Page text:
Popover recipes tend to be very consistent in their proportions since the science that underlies them is constant. Herbs and other flavorings are an exception to that rule, and are popular with American cooks (traditional Yorkshire pudding has no herbs). Popover recipes can, however, differ in technique. I’m stymied by recipes that tell the cook to whisk the batter gently or until “just combined.” That’s a rule for pancake or crêpe batter — which popover batter closely resembles — or for quick breads or cakes, where you don’t want much gluten development.
It’s the opposite with popovers. In this case you want lots of developed gluten to give the rising bread the elasticity it needs to stretch and hold steam. For that reason I recommend a blender or a food processor. If you have neither of those and rely on a whisk, use plenty of elbow grease, and consider using bread flour (or a mix of half bread and half all-purpose) to amp up the gluten content. By no means use pastry flour, cake flour or a fine Southern flour, which won’t do the job here. Either go Yankee or make dinner rolls instead. The ingredients are:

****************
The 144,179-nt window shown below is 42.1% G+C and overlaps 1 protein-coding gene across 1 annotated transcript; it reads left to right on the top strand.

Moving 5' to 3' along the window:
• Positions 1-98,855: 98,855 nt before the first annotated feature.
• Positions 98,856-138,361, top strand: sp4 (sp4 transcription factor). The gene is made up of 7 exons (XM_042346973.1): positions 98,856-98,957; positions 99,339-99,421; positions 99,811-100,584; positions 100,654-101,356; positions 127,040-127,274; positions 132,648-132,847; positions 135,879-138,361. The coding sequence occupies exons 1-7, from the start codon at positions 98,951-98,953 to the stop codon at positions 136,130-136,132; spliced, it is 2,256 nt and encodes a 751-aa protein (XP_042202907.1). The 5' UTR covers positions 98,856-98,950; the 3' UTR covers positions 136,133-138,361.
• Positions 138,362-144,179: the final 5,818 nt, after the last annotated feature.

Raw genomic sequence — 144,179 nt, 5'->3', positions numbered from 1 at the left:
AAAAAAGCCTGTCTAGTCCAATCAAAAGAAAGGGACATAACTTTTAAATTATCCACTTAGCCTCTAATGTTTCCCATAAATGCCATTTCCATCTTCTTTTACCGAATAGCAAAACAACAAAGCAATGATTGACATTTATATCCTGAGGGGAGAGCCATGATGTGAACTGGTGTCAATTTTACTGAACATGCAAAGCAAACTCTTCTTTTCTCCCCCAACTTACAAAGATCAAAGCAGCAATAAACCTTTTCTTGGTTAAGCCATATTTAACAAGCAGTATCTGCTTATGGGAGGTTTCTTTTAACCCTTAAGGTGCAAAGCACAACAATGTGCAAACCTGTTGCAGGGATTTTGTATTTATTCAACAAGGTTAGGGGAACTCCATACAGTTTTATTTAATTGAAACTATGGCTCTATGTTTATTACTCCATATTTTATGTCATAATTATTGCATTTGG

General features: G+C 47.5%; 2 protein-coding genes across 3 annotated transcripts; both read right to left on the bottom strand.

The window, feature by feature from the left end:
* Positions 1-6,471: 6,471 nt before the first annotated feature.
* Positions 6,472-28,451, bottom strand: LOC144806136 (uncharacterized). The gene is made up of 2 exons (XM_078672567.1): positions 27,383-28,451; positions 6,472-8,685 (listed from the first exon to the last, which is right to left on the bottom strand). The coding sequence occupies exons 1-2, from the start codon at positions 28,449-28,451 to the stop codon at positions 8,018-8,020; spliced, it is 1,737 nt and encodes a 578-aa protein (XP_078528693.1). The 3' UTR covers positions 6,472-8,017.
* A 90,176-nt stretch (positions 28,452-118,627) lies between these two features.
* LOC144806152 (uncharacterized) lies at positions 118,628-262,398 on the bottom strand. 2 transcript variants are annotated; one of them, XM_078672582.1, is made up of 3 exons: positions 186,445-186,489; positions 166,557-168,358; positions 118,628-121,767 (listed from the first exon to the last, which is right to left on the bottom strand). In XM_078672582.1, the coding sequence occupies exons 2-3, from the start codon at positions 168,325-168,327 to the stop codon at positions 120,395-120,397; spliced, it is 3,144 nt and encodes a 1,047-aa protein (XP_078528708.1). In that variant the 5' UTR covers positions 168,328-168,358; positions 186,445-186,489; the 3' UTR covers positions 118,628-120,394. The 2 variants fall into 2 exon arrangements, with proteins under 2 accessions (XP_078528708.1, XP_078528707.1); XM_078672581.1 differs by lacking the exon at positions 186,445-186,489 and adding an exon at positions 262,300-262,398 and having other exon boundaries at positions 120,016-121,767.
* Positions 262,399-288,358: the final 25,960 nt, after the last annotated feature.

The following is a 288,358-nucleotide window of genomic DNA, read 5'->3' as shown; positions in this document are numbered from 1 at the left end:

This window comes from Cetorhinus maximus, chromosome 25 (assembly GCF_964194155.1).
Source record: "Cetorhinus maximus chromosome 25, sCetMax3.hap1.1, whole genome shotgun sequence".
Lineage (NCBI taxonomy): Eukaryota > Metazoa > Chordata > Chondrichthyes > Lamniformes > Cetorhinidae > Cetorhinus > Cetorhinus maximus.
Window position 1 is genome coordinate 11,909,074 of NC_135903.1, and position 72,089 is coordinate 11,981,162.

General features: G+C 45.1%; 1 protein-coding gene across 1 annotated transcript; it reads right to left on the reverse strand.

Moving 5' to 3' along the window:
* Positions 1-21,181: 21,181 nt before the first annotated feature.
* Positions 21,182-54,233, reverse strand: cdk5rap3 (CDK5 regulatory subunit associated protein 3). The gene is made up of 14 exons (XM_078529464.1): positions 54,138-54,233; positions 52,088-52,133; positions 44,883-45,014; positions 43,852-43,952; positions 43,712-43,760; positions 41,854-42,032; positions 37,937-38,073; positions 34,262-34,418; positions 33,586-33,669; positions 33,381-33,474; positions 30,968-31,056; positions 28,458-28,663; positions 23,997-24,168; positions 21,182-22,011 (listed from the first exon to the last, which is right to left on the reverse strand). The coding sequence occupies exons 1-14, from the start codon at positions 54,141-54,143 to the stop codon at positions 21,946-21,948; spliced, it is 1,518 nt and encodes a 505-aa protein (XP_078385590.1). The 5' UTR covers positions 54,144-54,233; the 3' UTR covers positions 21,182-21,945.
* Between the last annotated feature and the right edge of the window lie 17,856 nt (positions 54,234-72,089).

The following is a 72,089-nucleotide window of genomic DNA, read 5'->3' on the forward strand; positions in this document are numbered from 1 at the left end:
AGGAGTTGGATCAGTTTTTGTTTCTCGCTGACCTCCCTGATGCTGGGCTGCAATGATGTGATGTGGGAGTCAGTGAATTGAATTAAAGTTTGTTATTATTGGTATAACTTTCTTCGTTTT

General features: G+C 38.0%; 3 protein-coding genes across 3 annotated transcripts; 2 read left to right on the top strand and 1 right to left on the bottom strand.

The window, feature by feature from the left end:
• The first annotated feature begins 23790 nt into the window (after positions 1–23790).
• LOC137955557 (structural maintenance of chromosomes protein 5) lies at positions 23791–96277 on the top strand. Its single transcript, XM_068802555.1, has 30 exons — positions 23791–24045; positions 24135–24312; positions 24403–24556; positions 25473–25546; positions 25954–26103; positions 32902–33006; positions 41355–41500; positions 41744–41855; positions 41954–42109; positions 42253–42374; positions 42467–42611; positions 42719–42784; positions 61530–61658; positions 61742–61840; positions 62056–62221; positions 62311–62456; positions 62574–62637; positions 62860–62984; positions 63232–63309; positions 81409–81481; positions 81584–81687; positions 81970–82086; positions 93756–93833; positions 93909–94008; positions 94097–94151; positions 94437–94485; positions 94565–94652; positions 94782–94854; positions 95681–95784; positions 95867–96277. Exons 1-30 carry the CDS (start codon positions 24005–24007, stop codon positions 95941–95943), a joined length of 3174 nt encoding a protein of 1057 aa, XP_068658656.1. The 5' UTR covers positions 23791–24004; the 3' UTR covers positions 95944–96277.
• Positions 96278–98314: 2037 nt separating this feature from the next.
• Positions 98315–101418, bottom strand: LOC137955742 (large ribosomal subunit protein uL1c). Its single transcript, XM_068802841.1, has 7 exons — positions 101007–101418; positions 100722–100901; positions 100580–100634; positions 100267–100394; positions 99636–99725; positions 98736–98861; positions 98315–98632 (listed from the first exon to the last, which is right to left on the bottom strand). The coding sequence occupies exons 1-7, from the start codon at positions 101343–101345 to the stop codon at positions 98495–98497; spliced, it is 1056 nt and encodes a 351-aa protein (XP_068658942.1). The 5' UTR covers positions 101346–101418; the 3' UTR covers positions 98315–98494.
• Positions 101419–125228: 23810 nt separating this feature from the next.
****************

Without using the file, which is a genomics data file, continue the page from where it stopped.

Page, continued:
1/2 ounce (1 tablespoon) melted, unsalted butter
5 ounces (1 cup) all-purpose flour
3/4 teaspoon salt
2 eggs, room temperature
8 ounces (1 cup milk), room temperature
Preheat your oven to 450 degrees Fahrenheit and butter a popover pan. Put all the ingredients in the blender or food processor and blend for about 30 seconds. Pour the batter evenly into the pan cups and bake for 20 minutes. Lower the heat to 350 and bake another 15 to 20 minutes until the popovers are well browned. Place the popovers on a rack and poke each one with a knife or skewer to allow steam to escape. Serve them warm.